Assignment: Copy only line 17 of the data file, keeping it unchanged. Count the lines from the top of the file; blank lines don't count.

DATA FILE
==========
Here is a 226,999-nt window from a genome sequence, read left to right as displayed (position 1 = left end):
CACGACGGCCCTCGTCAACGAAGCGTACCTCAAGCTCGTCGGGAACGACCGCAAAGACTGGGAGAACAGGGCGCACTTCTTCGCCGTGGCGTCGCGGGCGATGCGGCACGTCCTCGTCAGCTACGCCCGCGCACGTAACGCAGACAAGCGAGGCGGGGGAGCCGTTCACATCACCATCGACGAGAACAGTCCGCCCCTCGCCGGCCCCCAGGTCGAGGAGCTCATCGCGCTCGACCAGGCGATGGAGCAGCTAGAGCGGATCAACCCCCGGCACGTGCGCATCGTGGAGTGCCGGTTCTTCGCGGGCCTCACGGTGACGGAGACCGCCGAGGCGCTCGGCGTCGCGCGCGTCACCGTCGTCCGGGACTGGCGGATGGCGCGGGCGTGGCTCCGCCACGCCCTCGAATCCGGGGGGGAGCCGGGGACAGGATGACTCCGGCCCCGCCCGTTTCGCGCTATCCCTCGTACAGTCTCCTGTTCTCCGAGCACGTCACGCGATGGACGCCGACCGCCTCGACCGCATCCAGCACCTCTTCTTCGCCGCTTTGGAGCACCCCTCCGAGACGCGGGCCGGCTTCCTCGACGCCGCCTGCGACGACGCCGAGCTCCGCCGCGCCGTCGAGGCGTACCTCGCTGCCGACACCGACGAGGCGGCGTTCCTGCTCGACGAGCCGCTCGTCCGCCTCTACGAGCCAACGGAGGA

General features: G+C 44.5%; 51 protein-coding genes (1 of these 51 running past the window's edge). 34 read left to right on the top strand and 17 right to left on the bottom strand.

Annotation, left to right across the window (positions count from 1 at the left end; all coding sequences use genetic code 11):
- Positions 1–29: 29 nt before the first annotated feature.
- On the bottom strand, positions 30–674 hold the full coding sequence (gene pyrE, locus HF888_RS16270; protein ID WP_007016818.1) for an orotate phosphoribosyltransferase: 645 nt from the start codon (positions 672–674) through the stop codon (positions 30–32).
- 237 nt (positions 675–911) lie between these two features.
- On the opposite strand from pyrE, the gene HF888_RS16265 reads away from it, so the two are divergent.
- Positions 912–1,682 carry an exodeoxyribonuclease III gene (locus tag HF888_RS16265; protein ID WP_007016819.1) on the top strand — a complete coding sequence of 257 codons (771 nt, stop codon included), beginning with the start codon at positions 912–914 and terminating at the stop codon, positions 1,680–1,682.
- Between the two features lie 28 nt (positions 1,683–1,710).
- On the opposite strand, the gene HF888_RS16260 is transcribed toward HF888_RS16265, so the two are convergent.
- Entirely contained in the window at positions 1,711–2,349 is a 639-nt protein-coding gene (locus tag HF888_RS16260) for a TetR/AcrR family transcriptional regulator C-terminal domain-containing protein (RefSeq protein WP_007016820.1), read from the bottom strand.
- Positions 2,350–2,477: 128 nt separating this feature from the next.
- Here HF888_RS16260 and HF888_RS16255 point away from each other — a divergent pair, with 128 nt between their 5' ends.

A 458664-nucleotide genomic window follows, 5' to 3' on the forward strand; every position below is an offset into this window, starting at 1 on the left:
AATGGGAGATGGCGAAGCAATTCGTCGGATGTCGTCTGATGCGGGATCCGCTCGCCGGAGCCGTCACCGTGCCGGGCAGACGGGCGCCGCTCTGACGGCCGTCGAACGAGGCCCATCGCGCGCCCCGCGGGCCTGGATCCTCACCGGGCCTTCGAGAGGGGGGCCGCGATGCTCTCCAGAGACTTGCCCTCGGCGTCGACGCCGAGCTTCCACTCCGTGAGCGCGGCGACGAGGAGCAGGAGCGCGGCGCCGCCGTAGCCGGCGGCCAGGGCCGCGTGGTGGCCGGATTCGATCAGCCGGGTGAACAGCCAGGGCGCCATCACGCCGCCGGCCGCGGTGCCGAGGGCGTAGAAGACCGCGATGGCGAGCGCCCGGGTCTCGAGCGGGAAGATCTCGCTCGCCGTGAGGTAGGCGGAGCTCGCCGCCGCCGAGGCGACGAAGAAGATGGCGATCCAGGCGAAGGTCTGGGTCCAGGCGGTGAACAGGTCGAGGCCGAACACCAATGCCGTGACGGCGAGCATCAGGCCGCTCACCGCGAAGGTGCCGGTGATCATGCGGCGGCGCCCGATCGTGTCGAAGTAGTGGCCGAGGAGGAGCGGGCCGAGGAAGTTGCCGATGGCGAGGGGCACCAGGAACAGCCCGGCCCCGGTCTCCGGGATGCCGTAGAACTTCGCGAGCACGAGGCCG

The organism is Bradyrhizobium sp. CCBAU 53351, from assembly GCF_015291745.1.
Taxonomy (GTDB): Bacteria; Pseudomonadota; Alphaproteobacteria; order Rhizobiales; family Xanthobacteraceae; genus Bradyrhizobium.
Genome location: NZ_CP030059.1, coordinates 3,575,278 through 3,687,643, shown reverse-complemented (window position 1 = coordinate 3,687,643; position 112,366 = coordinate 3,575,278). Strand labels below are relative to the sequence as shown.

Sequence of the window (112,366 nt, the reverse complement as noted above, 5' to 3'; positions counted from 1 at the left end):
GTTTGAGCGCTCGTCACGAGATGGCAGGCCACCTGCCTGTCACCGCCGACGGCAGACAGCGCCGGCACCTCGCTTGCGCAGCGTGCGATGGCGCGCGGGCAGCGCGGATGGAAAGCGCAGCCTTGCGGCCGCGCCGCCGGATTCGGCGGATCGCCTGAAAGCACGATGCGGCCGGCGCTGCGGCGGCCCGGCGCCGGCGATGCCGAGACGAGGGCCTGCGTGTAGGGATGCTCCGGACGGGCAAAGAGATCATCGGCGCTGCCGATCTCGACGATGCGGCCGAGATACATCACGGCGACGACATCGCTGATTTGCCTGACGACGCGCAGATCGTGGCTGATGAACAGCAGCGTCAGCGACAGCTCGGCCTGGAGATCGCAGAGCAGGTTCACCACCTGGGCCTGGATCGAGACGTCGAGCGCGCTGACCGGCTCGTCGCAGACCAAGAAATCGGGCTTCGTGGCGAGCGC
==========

The organism is Bradyrhizobium sp. CCBAU 53351, from assembly GCF_015291745.1.